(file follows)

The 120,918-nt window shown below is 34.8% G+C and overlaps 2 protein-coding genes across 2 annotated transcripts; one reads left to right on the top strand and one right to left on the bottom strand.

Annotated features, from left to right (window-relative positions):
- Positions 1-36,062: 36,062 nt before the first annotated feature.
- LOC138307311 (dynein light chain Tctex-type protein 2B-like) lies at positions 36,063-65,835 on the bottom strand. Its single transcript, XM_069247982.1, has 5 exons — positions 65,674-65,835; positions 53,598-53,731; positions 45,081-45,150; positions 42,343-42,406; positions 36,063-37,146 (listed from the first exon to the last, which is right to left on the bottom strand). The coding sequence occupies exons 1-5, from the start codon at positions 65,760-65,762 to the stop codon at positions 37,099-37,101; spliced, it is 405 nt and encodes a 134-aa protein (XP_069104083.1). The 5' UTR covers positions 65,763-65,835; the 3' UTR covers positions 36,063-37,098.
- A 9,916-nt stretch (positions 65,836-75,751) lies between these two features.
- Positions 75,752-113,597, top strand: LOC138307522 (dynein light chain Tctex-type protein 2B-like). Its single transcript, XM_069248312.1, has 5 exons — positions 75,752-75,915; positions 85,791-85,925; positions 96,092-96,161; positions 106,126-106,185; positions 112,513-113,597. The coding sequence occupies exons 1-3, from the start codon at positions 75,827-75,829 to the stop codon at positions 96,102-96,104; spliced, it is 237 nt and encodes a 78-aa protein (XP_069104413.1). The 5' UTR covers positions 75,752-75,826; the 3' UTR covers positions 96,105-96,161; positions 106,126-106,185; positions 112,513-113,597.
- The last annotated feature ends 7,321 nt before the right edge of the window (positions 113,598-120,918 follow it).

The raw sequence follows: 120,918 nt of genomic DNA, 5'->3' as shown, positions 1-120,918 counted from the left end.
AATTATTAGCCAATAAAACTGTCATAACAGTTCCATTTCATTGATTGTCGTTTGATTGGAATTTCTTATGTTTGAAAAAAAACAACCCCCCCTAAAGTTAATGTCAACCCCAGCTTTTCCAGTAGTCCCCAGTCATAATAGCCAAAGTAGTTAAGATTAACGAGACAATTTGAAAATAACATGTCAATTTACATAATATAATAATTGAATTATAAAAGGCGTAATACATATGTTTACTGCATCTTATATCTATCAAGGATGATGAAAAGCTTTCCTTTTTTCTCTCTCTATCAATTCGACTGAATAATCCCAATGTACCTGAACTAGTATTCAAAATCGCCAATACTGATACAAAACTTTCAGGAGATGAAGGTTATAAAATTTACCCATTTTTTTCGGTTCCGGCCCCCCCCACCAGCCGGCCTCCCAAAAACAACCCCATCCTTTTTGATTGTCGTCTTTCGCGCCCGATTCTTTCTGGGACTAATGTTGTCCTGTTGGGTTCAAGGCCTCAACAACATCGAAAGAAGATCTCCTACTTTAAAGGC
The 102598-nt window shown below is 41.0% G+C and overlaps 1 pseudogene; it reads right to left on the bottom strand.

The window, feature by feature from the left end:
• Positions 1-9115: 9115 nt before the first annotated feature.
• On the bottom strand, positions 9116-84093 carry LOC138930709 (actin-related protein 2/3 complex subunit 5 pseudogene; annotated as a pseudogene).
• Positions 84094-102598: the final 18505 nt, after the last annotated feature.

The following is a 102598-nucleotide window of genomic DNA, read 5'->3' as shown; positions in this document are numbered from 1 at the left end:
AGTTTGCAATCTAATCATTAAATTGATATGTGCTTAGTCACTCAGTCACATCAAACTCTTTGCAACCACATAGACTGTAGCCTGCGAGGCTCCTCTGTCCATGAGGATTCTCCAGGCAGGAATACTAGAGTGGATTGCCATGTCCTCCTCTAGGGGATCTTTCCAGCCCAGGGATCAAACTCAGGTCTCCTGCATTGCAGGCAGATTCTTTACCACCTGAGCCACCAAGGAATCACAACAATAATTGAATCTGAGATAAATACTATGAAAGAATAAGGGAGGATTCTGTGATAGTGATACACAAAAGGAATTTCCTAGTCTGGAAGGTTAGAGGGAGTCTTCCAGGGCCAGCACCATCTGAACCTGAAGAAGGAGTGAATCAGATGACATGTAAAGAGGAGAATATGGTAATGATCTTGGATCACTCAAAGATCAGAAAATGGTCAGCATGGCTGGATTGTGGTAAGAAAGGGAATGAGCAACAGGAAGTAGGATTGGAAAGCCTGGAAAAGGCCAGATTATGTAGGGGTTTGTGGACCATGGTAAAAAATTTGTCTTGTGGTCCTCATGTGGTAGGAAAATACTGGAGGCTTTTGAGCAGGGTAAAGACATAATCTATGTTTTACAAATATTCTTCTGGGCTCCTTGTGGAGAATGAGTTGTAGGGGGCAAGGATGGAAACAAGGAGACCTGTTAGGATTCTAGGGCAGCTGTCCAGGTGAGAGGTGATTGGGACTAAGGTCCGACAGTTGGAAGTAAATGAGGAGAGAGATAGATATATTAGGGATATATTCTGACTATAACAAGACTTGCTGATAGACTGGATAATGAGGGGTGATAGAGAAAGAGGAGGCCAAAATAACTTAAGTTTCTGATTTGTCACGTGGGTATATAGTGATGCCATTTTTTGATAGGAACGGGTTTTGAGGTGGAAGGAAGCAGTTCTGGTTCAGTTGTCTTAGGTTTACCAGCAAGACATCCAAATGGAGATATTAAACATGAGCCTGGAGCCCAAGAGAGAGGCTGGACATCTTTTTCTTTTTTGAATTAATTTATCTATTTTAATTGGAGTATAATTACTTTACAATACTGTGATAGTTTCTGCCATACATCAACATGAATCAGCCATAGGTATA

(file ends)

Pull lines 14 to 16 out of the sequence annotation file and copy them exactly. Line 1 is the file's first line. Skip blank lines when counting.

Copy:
• Positions 84094-102598: the final 18505 nt, after the last annotated feature.

The following is a 102598-nucleotide window of genomic DNA, read 5'->3' as shown; positions in this document are numbered from 1 at the left end:
AGTTTGCAATCTAATCATTAAATTGATATGTGCTTAGTCACTCAGTCACATCAAACTCTTTGCAACCACATAGACTGTAGCCTGCGAGGCTCCTCTGTCCATGAGGATTCTCCAGGCAGGAATACTAGAGTGGATTGCCATGTCCTCCTCTAGGGGATCTTTCCAGCCCAGGGATCAAACTCAGGTCTCCTGCATTGCAGGCAGATTCTTTACCACCTGAGCCACCAAGGAATCACAACAATAATTGAATCTGAGATAAATACTATGAAAGAATAAGGGAGGATTCTGTGATAGTGATACACAAAAGGAATTTCCTAGTCTGGAAGGTTAGAGGGAGTCTTCCAGGGCCAGCACCATCTGAACCTGAAGAAGGAGTGAATCAGATGACATGTAAAGAGGAGAATATGGTAATGATCTTGGATCACTCAAAGATCAGAAAATGGTCAGCATGGCTGGATTGTGGTAAGAAAGGGAATGAGCAACAGGAAGTAGGATTGGAAAGCCTGGAAAAGGCCAGATTATGTAGGGGTTTGTGGACCATGGTAAAAAATTTGTCTTGTGGTCCTCATGTGGTAGGAAAATACTGGAGGCTTTTGAGCAGGGTAAAGACATAATCTATGTTTTACAAATATTCTTCTGGGCTCCTTGTGGAGAATGAGTTGTAGGGGGCAAGGATGGAAACAAGGAGACCTGTTAGGATTCTAGGGCAGCTGTCCAGGTGAGAGGTGATTGGGACTAAGGTCCGACAGTTGGAAGTAAATGAGGAGAGAGATAGATATATTAGGGATATATTCTGACTATAACAAGACTTGCTGATAGACTGGATAATGAGGGGTGATAGAGAAAGAGGAGGCCAAAATAACTTAAGTTTCTGATTTGTCACGTGGGTATATAGTGATGCCATTTTTTGATAGGAACGGGTTTTGAGGTGGAAGGAAGCAGTTCTGGTTCAGTTGTCTTAGGTTTACCAGCAAGACATCCAAATGGAGATATTAAACATGAGCCTGGAGCCCAAGAGAGAGGCTGGACATCTTTTTCTTTTTTGAATTAATTTATCTATTTTAATTGGAGTATAATTACTTTACAATACTGTGATAGTTTCTGCCATACATCAACATGAATCAGCCATAGGTATA